SodaStream Art is a huge improvement from the brand… but it's basic compared to Aarke's rival carbonator

SodaStream may have gone upmarket but Aarke is INSANELY swanky!

SodaStream Art
(Image credit: SodaStream)

SodaStream have built a surprisingly enduring business out of selling machines that puff carbon dioxide into water. And why not? It's both a good way to save money on – and reduce the environmental impact of – buying bottled sparkling water, and of course it is also great fun to 'get busy with the fizzy.' That's a 1980s SodaStream slogan that they should totally bring back.

One drawback with SodaStream machines of yore is that they took 'affordability' to a logical conclusion by often seeming plasticky, shoddy and downright cheap. Their machines are keenly priced and always do the job they're intended to, but they have tended not to give a very premium feel to the act of adding fizz to your water. 

That is changing now though, with the release of SodaStream Art. This is still made of plastic but its glossier, less erm… plasticky plastic. Rather than a crap button that is unsatisfying to press, there is now a nifty lever. And as well as Pepsi and 7 Up syrups to mix with your freshly-carbonated water there are now more sophisticated offerings such as Kombucha.

The only slight problem is that while SodaStream has gone at least somewhat upmarket with the Art, its posh, Scandinavian rival Aarke has come out with a device so swanky and premium in price that it makes the Art look positively poverty-stricken. I'll come on to that shortly, though. This exactly mirrors the last time I wrote about SodaStream, when they sent me a cheap machine and Aarke sent me an expensive one. History repeats, as now SodaStream has sent me a nice, more expensive machine… and Aarke has sent me an even pricier one that is absolutely resplendent in an all-metal body, and even boasts 'one-handed operation', no less!

£139.99

Aarke Carbonator Pro

Aarke Carbonator Pro: will you just look at that

(Image credit: Aarke)

The Aarke may boast one-handed operation and a very attractive glass bottle that is dishwasher proof – most SodaStream bottles are not. However, SodaStream has a few new tricks up its sleeve for the Art. Foremost among this is a new CO2 canister design that simply slots into place, rather than needing to be screwed in. This is a very welcome step forward although admittedly, screwing in a the old-style COs canisters wasn't all that arduous.

Also, while the Art's reusable bottle is plastic rather than glass, SodaStream has managed to make it dishwasher-proof. While it won't last as long as Aarke's glass alternative with careful use, it is also more resistant to being dropped, of course. A replacement bottle from Aarke will set you back £24, so be careful now.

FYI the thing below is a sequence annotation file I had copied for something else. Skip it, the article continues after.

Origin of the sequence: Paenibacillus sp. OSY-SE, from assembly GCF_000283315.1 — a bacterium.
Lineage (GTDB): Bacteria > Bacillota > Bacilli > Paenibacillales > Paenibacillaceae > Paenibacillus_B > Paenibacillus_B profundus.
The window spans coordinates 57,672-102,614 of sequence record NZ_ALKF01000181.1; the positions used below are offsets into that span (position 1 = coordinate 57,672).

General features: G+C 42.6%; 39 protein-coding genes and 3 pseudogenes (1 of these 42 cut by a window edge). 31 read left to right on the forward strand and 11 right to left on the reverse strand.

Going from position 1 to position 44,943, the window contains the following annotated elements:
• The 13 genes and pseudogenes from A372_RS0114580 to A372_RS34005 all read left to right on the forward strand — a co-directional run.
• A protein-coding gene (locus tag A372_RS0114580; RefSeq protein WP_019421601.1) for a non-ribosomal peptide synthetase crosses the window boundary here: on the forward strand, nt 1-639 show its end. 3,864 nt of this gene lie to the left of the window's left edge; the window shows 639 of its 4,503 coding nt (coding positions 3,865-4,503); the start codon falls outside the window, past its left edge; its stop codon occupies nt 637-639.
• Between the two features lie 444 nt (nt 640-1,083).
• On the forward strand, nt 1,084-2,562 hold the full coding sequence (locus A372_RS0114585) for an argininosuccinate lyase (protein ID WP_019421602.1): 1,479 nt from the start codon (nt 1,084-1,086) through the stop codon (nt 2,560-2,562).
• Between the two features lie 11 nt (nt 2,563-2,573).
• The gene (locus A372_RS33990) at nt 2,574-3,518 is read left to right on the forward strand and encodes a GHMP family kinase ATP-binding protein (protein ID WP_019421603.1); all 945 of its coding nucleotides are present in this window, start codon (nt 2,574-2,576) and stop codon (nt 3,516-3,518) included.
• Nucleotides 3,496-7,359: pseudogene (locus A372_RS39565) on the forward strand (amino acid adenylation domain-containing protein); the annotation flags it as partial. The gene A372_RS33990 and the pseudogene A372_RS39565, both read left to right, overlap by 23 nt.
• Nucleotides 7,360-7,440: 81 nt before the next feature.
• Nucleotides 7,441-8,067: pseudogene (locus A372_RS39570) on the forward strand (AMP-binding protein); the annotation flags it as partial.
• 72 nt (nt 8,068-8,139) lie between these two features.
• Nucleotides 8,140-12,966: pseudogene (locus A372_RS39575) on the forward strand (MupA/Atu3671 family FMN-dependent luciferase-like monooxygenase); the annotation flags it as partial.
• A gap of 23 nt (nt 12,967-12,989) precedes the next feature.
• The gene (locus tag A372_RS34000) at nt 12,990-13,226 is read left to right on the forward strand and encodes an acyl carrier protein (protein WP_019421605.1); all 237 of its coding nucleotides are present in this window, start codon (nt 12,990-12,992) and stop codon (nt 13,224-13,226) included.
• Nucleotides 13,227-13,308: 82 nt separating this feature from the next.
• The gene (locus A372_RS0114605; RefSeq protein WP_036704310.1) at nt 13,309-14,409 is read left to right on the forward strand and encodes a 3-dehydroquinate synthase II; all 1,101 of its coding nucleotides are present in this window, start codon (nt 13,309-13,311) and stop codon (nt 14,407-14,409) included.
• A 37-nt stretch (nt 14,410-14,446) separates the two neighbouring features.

Aarke Carbonator Pro and SodaStream Art

SodaStream and Aarke: guess which one is pricier. 

(Image credit: Aarke/SodaStream)

I've got to say that, while SodaStream has made a big step forward in looks and design quality with the Art, it is absolutely blown away by the Aarke Carbonator Pro. However, both machines do the exact same thing and the Aarke machine is almost double the price of its SodaStream rival. 

The SodaStream bottle clicks satisfyingly into place, and then the lever dispenses the CO2 to fizz your water up. With the Aarke machine, you place your bottle on the plinth and push down the entire tube arrangement on top, until it locks very satisfyingly into place. A few short presses of the button on top then carbonates your water. You do have to screw in your carbon dioxide canister with the Carbonator Pro, however. I bet Aarke are kicking themselves for not upgrading to the new push-in ones instead, but screwing in the supplied can was very easy so I can't complain.

Competition and choice are good for any market but how far can your love for fizzy water – and your wallet – stretch? The choice is yours.  

Duncan has been writing about tech for almost 15 years, during which time he has attended every event going, apart from Apple ones, as he mysteriously doesn't get invited to them. He has covered everything from smartphones to headphones, TV to AC and air fryers to the movies of James Bond and obscure anime. 

Duncan's current brief is everything to do with the home and kitchen, which is good because he is an excellent cook, if he says so himself. He also covers cycling and ebikes – like over-using italics, this is another passion of his. Duncan also edits T3's golf section because fuck it, someone has to. Dave Usher does all the real work on that bit, though. In his long and varied lifestyle-tech career he is one of the few people to have been a fitness editor despite being unfit and a cars editor for not one but two websites, despite being unable to drive. He also has about 400 vacuum cleaners, and is possibly the UK's leading expert on cordless vacuum cleaners, despite being decidedly messy.

Before T3, Duncan was a music and film reviewer, worked for a magazine about gambling that employed a surprisingly large number of convicted criminals, and then a magazine called Bizarre that was essentially Reddit before the invention of Reddit. There was a lengthy period where he essentially wrote all of T3 magazine every month for about 3 years. 

A broadcaster, raconteur and public speaker, Duncan used to be on telly loads, but an unfortunate incident put a stop to that, so he now largely contents himself with telling people, "I used to be on the TV, you know."